Long-Case Regulator Clock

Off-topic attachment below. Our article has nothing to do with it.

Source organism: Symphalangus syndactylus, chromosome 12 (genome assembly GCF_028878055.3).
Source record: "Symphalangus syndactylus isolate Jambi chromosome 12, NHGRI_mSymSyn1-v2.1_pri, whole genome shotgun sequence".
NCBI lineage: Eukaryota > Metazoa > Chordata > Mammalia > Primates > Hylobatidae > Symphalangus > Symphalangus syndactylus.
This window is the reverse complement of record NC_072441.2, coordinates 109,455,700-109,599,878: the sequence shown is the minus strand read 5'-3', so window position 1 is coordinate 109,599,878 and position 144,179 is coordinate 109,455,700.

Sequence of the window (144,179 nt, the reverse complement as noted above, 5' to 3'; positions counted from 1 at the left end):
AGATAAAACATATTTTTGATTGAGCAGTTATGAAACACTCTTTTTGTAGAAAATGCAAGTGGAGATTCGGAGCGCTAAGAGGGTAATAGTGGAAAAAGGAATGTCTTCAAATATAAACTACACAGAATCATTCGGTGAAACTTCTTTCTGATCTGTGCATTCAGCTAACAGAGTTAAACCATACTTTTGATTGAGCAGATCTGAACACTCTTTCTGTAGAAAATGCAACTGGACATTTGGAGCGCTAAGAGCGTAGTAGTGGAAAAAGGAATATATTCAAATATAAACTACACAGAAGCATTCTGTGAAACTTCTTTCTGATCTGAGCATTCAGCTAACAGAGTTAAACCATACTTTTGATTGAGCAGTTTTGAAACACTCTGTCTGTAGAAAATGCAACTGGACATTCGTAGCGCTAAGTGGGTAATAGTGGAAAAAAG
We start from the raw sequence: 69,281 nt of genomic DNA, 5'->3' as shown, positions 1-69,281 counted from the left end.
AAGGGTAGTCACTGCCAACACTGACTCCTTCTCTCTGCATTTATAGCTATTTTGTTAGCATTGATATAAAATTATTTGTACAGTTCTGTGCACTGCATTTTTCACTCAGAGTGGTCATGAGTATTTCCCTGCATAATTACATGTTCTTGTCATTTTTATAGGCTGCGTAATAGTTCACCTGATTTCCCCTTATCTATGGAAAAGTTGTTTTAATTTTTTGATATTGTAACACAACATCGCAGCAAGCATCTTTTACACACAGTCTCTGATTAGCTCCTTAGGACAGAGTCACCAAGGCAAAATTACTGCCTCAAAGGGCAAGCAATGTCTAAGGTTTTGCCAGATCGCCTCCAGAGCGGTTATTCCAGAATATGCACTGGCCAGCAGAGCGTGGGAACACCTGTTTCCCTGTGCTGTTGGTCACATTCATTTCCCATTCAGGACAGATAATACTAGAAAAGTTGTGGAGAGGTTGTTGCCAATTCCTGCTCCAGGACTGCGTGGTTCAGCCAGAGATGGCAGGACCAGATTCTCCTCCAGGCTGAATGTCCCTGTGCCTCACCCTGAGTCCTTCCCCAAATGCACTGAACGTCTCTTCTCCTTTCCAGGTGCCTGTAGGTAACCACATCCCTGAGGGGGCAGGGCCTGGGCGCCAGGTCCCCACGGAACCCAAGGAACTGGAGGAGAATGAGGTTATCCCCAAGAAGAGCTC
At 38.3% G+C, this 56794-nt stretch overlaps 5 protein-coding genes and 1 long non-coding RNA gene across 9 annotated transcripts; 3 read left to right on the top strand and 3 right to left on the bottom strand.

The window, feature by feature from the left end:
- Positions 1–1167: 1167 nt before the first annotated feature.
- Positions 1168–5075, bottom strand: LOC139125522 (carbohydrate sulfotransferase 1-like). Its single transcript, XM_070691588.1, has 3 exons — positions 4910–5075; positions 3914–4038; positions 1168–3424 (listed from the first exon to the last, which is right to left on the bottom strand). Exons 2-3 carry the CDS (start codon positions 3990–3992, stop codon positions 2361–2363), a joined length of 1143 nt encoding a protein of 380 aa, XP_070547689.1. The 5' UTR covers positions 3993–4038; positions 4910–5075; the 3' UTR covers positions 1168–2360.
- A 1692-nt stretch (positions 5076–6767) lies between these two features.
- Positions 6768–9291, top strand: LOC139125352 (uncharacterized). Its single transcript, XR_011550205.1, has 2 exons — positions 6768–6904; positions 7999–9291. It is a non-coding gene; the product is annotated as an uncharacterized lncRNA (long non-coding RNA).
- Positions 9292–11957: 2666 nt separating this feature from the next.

The impressive long-case regulator clock displayed in the East Vestibule near the museum’s Entrance Hall was made in Paris around 1750−55, when the fashion for rococo design was at its peak. A perfect example of this highly decorative style, the clock’s shape eschews straight lines in favor of a fanciful play of curves and counter-curves, adorned by heavy gilt-bronze mounts that call to mind the branches of a tree. Although the mounts take their inspiration from nature, they are not representational but rather a pure fantasy of the rococo style. The clock is topped by a winged figure of Time made by an unknown craftsman. The figure holds a scythe in one hand and an hourglass in the other as reminders of man’s mortality. The case was made by Balthazar Lieutaud, who became a master cabinetmaker in 1749, only a few years before creating this piece. About a decade later, in 1767, he executed a long-case clock that was purchased by Henry Clay Frick in 1915 and is now displayed at the foot of the Grand Staircase. It was made in the newly fashionable neoclassical style, which evolved in response to the extravagance of the rococo. This later clock is crowned by a gilt-bronze group representing Apollo riding his chariot, made by the bronzemaker Philippe Caffiéri.